Texas conservatives say bathroom, gay-marriage fight will continue


Issues of religious liberty are too important to leave unfinished, conservatives say.

Two-day forum is intended to inspire conservatives to political action.

With the Legislature set to convene in four months, conservative Republican lawmakers said Friday that the fight is not over on transgender-friendly bathrooms and same-sex marriage.

Speaking at an Austin forum sponsored by Texas Values, a Christian public policy advocacy group that is influential in GOP circles, the lawmakers said the issues were too important to leave unsettled after their favored bills were defeated in the 2017 legislative session.

“The only way that you fail is to not try,” said state Sen. Lois Kolkhorst, R-Brenham, author of unsuccessful bills to limit transgender-friendly bathrooms and locker rooms in public schools and government buildings last year.

State Rep. Matt Krause, R-Fort Worth, said the time is ripe to advance legislation to protect people and businesses opposed to gay marriage and other policies because of deeply held religious beliefs.

The rapid pace of conservative judges appointed by President Donald Trump, combined with a June decision by the U.S. Supreme Court that said governments cannot be hostile to religious practice, should give social and religious conservatives confidence heading into the legislative session that begins in January, Krause said.

The pending retirement of House Speaker Joe Straus, a moderate Republican who has thwarted several conservative priorities, should help as well, he said.

READ: Moderate Republicans could temper caucus’ choice for House speaker

“We should be able to get something signed, and because of the favorable climate in the judiciary, I think it will be upheld as well,” Krause said.

The lawmakers’ comments came at the opening of Texas Values’ first Texas Faith, Family and Freedom Forum, a two-day gathering that is expected to become an annual event intended to inspire conservative Texans to political action. The forum sold out with 200 participants, organizers said.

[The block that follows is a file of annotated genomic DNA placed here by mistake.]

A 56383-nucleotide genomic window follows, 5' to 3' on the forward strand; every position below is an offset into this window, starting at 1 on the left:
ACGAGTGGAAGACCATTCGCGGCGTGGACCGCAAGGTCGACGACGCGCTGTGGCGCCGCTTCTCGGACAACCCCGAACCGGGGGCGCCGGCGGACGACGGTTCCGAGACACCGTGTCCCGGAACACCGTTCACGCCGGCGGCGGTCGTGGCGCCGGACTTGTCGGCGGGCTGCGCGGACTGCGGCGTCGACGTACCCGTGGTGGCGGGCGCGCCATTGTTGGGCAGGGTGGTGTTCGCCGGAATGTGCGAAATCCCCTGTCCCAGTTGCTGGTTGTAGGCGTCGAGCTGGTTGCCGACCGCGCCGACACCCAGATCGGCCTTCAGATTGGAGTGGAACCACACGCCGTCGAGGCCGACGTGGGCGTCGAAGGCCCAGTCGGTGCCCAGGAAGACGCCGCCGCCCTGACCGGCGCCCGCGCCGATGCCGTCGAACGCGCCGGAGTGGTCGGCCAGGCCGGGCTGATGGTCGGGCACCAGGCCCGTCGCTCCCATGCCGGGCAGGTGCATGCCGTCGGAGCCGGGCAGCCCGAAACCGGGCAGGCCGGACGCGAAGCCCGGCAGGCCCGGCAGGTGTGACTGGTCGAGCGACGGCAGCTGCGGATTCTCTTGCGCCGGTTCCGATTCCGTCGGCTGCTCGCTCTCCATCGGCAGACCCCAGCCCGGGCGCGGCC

Requiring bathrooms and locker rooms to be used based on the sex listed on each person’s birth certificate is a 2019 legislative priority for the Republican Party of Texas, which sees the issue as a matter of privacy and safety.

The fight over transgender bathrooms, however, was one of the most contentious issues last legislative session, producing several all-night committee hearings, numerous rallies and protests, and vigorous debates on the Senate floor.

It also inflamed a long-simmering feud between Lt. Gov. Dan Patrick, who presides over the Senate and made curtailing transgender-friendly bathroom policies a high priority, and Straus, who said the bathroom bill was an unnecessary and mean-spirited distraction.

When the House killed the Senate-passed bill, Patrick retaliated by holding up essential legislation, forcing a special legislative session.

Gov. Greg Abbott started the cycle over again by making a transgender bathroom bill one of 20 items on the special session agenda — and the Senate quickly passed Kolkhorst’s bill, only to watch the House kill it again.

The issue arose again in March, when state Rep. Byron Cook, R-Corsicana, a prominent committee chairman, told reporters that Abbott’s top aides worked behind the scenes to thwart the transgender bathroom bill, saying the governor opposed its passage. Abbott’s office declined to respond to Cook’s statements.

AUSTIN ANSWERED: Why did the bathroom bill become such a big thing this year?

Kolkhorst said at Friday’s forum that looking forward, attention should focus on ensuring that public schools do not adopt policies that allow biological boys who identify as girls to use female restrooms and locker rooms — policy changes, she said, that have been adopted by some districts without input from parents.

“I really believed in my heart that this was an issue that we needed to look at as a state and not settled school district by school district, not town by town,” she said during a half-hour session titled, “Why are men in the women’s restrooms?”

Kolkhorst called it the “women’s rights issue of our time.”

Conservatives were a bit more successful on faith-based issues in 2017, when Republicans filed more than a dozen bills intended to protect religious practice, including measures to allow businesses, individuals and government officials to opt out of serving gay couples over religious objections to same-sex marriage.

One of the bills passed. It barred governments from punishing faith-based foster care and adoption agencies that refused to place children with LGBT households.

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